The Yuanta-Polaris Research Institute, one of the leading economic think tanks in Taiwan, on Wednesday forecast a 3.08 percent annual growth of the country’s gross domestic product (GDP) in 2023, slightly lower than its projected 3.4 percent growth for this year.
The think tank’s 2023 economic growth forecast, its first so far, was close to that of the Directorate General of Budget, Accounting and Statistics (DGBAS), which last month gave an estimate of 3.05 percent growth.
For 2022, however, the DGBAS has projected that the domestic economy will grow by 3.76 percent, while Yuanta-Polaris has forecast 3.4 percent growth.
Speaking with reporters, Yuanta-Polaris Chairman Yeh Yin-hua (葉銀華) said the expected slowdown in Taiwan’s economic growth in 2022 and 2023, from 6.57 percent last year, was due largely to increased risks in the global economy and falling demand worldwide.
He said, however, that as most people in Taiwan are now co-existing with the COVID-19 pandemic, private consumption is gradually returning to growth, which is expected to offset the country’s weakened export performance and thus bolster the economy.
Despite the expected slower growth in 2022 and 2023, the domestic economy will remain sound, he said.
According to Yuanta-Polaris’ 2023 forecasts, private consumption in Taiwan is expected to grow 4.41 percent, while private investment will rise by 3.22 percent, and exports and imports will increase 4.15 percent and 4.25 percent, respectively.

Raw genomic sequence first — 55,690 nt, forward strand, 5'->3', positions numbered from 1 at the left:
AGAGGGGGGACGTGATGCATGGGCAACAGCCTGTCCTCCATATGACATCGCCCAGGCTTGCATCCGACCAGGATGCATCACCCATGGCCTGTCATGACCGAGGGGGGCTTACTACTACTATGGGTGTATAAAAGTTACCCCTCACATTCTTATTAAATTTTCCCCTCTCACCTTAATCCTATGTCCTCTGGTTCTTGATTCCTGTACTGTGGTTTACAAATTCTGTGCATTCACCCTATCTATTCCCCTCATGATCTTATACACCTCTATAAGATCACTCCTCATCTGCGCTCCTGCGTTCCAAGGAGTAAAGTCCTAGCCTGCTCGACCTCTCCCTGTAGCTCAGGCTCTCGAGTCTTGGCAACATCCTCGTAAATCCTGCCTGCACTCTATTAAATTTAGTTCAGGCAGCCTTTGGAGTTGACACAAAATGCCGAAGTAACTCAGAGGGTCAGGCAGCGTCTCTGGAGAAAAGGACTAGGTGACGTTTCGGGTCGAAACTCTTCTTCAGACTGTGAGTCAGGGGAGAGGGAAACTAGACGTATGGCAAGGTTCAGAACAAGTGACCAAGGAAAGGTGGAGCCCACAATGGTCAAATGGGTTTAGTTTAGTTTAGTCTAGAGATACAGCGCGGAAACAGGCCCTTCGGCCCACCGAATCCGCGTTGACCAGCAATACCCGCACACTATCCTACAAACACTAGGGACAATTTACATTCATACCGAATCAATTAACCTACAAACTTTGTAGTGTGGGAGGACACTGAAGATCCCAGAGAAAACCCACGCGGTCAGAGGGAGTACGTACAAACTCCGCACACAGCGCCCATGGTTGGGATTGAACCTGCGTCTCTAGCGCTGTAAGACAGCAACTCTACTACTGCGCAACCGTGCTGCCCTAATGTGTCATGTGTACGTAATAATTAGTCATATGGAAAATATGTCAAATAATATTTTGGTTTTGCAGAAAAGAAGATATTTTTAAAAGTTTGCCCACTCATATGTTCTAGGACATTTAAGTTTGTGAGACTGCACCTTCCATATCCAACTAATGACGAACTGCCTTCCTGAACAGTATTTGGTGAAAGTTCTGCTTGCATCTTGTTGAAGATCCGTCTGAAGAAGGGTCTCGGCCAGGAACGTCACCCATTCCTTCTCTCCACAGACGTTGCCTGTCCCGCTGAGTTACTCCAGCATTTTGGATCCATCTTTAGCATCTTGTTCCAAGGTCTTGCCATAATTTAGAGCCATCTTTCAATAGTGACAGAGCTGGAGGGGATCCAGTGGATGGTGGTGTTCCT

The quarterly GDP growth in 2023 is projected at 1.65 percent, 3.95 percent, 3.95 percent and 2.75 percent, respectively, the think tank said.
Meanwhile, for 2022, private consumption growth in Taiwan is estimated at 3.19 percent, while private investments are expected to rise 6.89 percent, and exports and imports are forecast to grow 4.47 percent and 5.67 percent, respectively, Yuanta-Polaris said.
In the third and fourth quarter of the year, domestic economic growth is forecast at 4.15 percent and 2.73 percent, respectively, according to the think tank.
It said Taiwan is expected to face inflationary pressure by the end of this year, which will send its 2022 consumer price index (CPI) to 2.94 percent, higher than the central bank’s expected 2 percent.
The CPI growth is forecast to fall to 1.69 percent in 2023, however, as inflation is likely to moderate, Yuanta-Polaris said.
Commenting on the strengthening U.S. dollar, Yeh said the currency is to likely to continue to rise on the Federal Reserve’s aggressive interest rate hikes, which might prompt more foreign investors to move their funds out of Taiwan and into U.S. dollar denominated assets.
The Fed is expected to raise its key interest rates by another 75 basis points, when it holds its policymaking meeting later Wednesday, following a 225-basis point increase since March, Yeh said.
By the end of the year, the Fed is likely to increase interest rates by another 100 basis points, after which it may slow down the pace in the first half of next year, he said, adding that such a move would mitigate the pressure on the Taiwan dollar.
According to Yunata-Polaris, the Taiwan dollar is expected to average NT$29.81 against the U.S. dollar for 2022, with an average of NT$30.35 and NT$31.40 for the third and fourth quarter, respectively.
Source: Focus Taiwan News Channel